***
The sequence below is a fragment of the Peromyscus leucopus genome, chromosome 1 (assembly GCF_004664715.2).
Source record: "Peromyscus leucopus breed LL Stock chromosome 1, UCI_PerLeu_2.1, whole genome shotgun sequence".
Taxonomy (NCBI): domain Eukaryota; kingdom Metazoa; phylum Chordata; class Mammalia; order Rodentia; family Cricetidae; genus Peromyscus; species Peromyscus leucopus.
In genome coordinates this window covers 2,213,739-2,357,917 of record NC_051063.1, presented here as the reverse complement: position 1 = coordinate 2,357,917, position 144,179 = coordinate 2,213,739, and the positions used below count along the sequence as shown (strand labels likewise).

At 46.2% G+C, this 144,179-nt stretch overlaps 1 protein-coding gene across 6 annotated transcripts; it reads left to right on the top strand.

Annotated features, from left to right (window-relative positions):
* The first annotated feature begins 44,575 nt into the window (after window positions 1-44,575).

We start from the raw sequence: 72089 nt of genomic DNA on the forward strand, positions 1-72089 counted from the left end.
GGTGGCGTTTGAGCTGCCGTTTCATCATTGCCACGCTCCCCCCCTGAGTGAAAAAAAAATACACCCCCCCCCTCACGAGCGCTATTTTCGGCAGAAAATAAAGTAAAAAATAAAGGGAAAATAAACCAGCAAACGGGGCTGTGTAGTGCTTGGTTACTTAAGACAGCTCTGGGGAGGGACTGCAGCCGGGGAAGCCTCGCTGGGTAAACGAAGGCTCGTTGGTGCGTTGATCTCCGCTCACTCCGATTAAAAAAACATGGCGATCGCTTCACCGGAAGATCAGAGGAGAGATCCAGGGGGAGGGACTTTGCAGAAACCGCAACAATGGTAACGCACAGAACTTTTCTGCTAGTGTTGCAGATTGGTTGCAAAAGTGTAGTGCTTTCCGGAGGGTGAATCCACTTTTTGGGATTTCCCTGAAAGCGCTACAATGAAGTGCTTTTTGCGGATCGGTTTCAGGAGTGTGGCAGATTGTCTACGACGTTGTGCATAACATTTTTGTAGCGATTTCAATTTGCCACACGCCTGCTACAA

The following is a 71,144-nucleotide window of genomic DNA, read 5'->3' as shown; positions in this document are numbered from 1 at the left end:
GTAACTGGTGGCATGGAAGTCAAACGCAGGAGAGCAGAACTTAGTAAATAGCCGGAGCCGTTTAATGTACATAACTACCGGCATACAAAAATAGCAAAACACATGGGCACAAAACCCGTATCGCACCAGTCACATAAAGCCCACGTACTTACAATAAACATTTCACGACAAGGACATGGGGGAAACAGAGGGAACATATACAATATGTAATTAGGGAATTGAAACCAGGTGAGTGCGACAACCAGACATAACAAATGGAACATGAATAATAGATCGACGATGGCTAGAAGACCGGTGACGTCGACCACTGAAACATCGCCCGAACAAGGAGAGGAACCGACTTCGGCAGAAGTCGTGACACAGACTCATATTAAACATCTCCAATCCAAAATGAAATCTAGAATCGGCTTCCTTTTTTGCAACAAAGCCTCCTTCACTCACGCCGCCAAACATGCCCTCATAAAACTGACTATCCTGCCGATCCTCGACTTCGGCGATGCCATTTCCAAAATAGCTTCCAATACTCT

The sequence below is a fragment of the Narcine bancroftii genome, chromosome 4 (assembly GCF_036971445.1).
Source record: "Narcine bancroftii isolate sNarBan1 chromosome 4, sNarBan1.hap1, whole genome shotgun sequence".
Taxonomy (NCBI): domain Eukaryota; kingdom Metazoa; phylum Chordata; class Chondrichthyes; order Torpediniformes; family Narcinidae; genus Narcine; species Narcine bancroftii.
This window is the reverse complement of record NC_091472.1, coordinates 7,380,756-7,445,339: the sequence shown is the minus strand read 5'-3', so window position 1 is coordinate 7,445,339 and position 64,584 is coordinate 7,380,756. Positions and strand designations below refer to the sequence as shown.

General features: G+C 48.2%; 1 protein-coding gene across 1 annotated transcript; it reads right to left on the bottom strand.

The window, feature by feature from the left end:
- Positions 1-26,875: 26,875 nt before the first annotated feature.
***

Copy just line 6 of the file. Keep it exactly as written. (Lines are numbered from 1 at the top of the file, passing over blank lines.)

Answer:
Annotated features, from left to right (window-relative positions):